Dr. Strangelove: Gen. Buck Turgidson reacts to Petraeus scandal

(Thanks, Bryan William Jones)


  1. It’s amusing to look back and realize that this was in many ways George C. Scott’s screen test for “Patton.”

      1. As I recall, General Ripper explains that he came to the conclusion that fluoridation was a plot to corrupt “our precious bodily fluids” when he felt weak and tired after “performing the act of physical love”. So yes, that’s exactly what he meant.

  2. I’m kinda confused about why there’s so much press about the Petraeus affair. The boss of the CIA slept around — so what? I can sorta see why he’d leave his job because of this, but I don’t understand why everybody is talking about it. Why are there so many posts about this on Boing Boing?

    1. Because Obama is rejiggering his administration and sexytimes keeps the flashlight away from his talks toward gutting Social Security. Sure, we need a change in military concerns, but what else is going on? Note that everybody besides attack-dogs Feinstein and Cantor are pretty much radio-silent these days.

      1. I’ve noted it. I’m apparently not getting the full insinuation. This is one actual problem, among many. I guess i assume that each party has a point person on this. I don’t see that fact alone as indicating someone is up to anything.

        I think if it had happened last week a lot of people, who were running for office last week, would have a lot to say.

        1. I think it’s highly convenient drama considering the circumstances of second-term mutation of the administration’s goals. That is to say that this just might be one of those things that transcends party. I mean, wouldn’t Petraeus lose face if he was simply asked for his resignation? 

          1. Patreus has bosses other than the President, so there are plausible scenarios in which one of them knew, and made exactly that request. Time will answer that question, more than likely.

            I’m still not understanding how this is convenient for the administration. Could you elaborate on that? One of which things that transcend party?

    2. I think there are so many because the Boingers find it interesting, which they keep saying in their posts. I’m content to take their stated opinion as their honest opinion. Not because I share it. Though i do. This is weird, interesting, and newsworthy.

      I believe that you are seeing so many posts about it on BB because you, like I, subscribe to their newsletter.

    3. Personally, I’m undecided what to make of this, and I go back and forth.

      On the one hand, I’m happy to indulge in schadenfreude, to see powerful people have their cultivated personas of brilliance and competence torn away. And, I’m glad to see a blow against their absurd, hypocritical sexual morality.

      On the other hand, Petraeus is part of a brutal war machine, and helped establish the bureaucratic machinery for semi-automated mass murder by drone strikes — an abuse of power of the first order. But shortly after the revelation of the creation of the NCTC and the “disposition matrix”, we’re laughing at Petraeus as silly old man having sexual affairs, rather than demanding that he and other leading officials be tried for war crimes. Not of course that any such trials are likely, but we could at least be making the powers-that-be more uncomfortable.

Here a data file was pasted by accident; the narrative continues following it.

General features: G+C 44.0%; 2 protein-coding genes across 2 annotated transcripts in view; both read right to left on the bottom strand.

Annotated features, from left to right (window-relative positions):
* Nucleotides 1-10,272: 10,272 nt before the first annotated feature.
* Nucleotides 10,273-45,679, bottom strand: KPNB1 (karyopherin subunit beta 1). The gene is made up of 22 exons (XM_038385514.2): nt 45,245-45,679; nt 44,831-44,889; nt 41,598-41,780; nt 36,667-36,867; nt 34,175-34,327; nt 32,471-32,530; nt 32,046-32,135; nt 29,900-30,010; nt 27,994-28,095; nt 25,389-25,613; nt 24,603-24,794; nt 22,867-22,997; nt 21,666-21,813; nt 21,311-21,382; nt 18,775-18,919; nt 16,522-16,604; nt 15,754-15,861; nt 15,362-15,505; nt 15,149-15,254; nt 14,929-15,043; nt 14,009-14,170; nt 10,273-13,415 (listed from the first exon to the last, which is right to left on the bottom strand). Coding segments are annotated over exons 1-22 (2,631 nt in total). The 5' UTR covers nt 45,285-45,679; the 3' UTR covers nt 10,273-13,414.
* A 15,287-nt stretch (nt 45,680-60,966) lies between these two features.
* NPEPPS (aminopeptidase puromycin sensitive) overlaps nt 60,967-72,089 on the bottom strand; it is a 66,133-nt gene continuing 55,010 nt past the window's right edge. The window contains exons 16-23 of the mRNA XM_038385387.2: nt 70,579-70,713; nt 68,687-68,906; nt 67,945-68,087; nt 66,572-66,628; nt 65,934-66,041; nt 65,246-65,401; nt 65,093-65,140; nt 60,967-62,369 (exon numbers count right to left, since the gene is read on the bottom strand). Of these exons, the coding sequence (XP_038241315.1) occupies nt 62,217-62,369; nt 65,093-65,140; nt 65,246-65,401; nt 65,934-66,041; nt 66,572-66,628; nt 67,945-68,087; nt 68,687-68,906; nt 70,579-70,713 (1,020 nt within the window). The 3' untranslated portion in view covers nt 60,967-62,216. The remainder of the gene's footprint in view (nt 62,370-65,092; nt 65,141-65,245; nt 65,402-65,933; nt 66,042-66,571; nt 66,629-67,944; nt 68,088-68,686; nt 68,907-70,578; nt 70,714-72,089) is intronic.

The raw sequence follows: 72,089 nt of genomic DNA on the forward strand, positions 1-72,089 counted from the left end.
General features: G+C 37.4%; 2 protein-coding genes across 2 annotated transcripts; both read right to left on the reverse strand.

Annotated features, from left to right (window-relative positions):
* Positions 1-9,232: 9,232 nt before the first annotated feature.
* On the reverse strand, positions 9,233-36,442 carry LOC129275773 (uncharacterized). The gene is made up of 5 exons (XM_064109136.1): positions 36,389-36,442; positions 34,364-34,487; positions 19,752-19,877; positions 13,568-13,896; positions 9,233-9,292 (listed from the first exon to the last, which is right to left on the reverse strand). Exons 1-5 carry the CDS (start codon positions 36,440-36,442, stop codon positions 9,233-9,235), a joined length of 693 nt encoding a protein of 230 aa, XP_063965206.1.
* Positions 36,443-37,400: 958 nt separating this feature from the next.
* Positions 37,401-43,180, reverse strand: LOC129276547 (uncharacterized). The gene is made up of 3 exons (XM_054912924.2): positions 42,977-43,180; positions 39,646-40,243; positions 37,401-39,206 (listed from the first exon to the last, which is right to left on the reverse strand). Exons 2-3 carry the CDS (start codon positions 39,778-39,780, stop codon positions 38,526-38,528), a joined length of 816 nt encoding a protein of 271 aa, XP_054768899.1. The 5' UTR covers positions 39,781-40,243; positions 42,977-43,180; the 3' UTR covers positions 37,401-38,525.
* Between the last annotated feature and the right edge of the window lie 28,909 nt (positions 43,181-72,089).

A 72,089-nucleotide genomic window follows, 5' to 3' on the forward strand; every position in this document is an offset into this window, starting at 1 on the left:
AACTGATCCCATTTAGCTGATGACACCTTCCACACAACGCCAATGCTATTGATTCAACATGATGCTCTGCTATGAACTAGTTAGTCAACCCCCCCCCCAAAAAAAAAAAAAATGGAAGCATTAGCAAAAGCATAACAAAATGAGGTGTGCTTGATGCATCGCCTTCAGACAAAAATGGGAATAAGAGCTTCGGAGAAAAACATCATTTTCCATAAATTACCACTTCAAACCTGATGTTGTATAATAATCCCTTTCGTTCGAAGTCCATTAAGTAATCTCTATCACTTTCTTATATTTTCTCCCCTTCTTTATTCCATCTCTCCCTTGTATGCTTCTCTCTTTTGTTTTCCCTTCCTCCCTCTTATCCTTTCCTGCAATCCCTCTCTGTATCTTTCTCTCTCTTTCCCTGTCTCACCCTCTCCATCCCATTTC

The best available approach, I suppose, is both to mock Petraeus and company, and to call them out as murderers.

      1. And for those who believe that Obama isn’t as hawkish and brutal as Bush, getting rid of Petraeus is a good thing; it sounds as if he stonewalled the President’s work for a more sensible Iraq/Afghanistan policy.


        I don’t get the crush that everyone seems to have on Petraeus, I don’t care about his early morning runs or how rock hard his abs are, his leadership appears criminal.

        1. Stanley McChrystal dramatically reduce civilian casualties in Afghanistan. He didn’t last long until he was replaced by Petraeus. And he was actually fired. Fired for being snarky about the President.

  3. Why did he resign?  There is the remote possibility that he is actually and genuinely ashamed and feels he is no longer appropriate for the position of responsibility he had.

    No, I don’t believe it either, but that’s the face value of his resignation explanation.

    1.  If I had leaked secrets to my mistress, who blabbed them, I would feel the way you said he says he does.

  4. – It’s 3 o’clock in the morning!
    – Weh-heh-heh-ll, the Air Force never sleeps.
    – Buck, honey, I’m not sleepy either…
    – I know how it is, baby. Tell you what you do: you just start your countdown, and old Bucky’ll be back here before you can say “Blast off!”

  5. Petraeus was a political execution.  A number of us have covered this from many angles (including Boing Boing) at Phi Beta Iota the Public Intelligence Blog.  I now believe that Benghazi was a Syrian government or Russian government sponosred attack to shut down CIA smuggling arms to Syrian rebels, the other piece was the car bomb that took out the key CIA front man, a Lebanese general, on 19 October.  I believe that Obama put the FBI on to the emails of all the right-leaning flag officers because he feared a false flag attack on Iran by Admiral Cosgrove then the new Admiral that was just relieved, and the FBI ended up finding all this personal dirt.  I do not believe Petraeus needed to resign, I believe he was pushed out the door by Clapper to make room for Vickers, and there is still a great deal more of this story to be known.  Our master post, the map of all assets 1-2 hours from Benghazi while White House sleft for sevel hours, including list and links for all our posts.  Enjoy.


Comments are closed.